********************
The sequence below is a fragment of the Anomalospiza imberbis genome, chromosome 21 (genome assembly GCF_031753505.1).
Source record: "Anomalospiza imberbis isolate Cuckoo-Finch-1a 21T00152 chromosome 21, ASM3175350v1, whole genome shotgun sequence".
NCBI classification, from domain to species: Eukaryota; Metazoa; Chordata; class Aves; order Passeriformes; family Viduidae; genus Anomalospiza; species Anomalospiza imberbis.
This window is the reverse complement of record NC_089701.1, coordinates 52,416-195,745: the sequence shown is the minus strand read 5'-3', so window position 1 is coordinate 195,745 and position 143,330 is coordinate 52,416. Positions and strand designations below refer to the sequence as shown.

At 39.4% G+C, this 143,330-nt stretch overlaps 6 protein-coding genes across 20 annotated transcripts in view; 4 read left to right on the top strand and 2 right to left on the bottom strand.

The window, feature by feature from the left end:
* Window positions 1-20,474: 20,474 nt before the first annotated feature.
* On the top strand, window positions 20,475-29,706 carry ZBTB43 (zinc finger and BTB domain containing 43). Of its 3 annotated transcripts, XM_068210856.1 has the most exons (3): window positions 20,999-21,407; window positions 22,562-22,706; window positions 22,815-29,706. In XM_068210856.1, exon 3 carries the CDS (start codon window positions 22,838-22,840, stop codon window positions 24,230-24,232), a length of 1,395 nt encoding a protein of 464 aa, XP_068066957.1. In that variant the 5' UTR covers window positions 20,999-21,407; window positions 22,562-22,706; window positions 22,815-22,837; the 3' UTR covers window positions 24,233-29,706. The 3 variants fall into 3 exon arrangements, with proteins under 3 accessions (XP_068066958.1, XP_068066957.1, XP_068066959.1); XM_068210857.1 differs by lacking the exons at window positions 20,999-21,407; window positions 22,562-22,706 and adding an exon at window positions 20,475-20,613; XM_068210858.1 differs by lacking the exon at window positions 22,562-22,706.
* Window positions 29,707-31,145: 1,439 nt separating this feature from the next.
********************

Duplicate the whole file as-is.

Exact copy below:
The sequence below is a fragment of the Anomalospiza imberbis genome, chromosome 21 (genome assembly GCF_031753505.1).
Source record: "Anomalospiza imberbis isolate Cuckoo-Finch-1a 21T00152 chromosome 21, ASM3175350v1, whole genome shotgun sequence".
NCBI classification, from domain to species: Eukaryota; Metazoa; Chordata; class Aves; order Passeriformes; family Viduidae; genus Anomalospiza; species Anomalospiza imberbis.
This window is the reverse complement of record NC_089701.1, coordinates 52,416-195,745: the sequence shown is the minus strand read 5'-3', so window position 1 is coordinate 195,745 and position 143,330 is coordinate 52,416. Positions and strand designations below refer to the sequence as shown.

At 39.4% G+C, this 143,330-nt stretch overlaps 6 protein-coding genes across 20 annotated transcripts in view; 4 read left to right on the top strand and 2 right to left on the bottom strand.

The window, feature by feature from the left end:
* Window positions 1-20,474: 20,474 nt before the first annotated feature.
* On the top strand, window positions 20,475-29,706 carry ZBTB43 (zinc finger and BTB domain containing 43). Of its 3 annotated transcripts, XM_068210856.1 has the most exons (3): window positions 20,999-21,407; window positions 22,562-22,706; window positions 22,815-29,706. In XM_068210856.1, exon 3 carries the CDS (start codon window positions 22,838-22,840, stop codon window positions 24,230-24,232), a length of 1,395 nt encoding a protein of 464 aa, XP_068066957.1. In that variant the 5' UTR covers window positions 20,999-21,407; window positions 22,562-22,706; window positions 22,815-22,837; the 3' UTR covers window positions 24,233-29,706. The 3 variants fall into 3 exon arrangements, with proteins under 3 accessions (XP_068066958.1, XP_068066957.1, XP_068066959.1); XM_068210857.1 differs by lacking the exons at window positions 20,999-21,407; window positions 22,562-22,706 and adding an exon at window positions 20,475-20,613; XM_068210858.1 differs by lacking the exon at window positions 22,562-22,706.
* Window positions 29,707-31,145: 1,439 nt separating this feature from the next.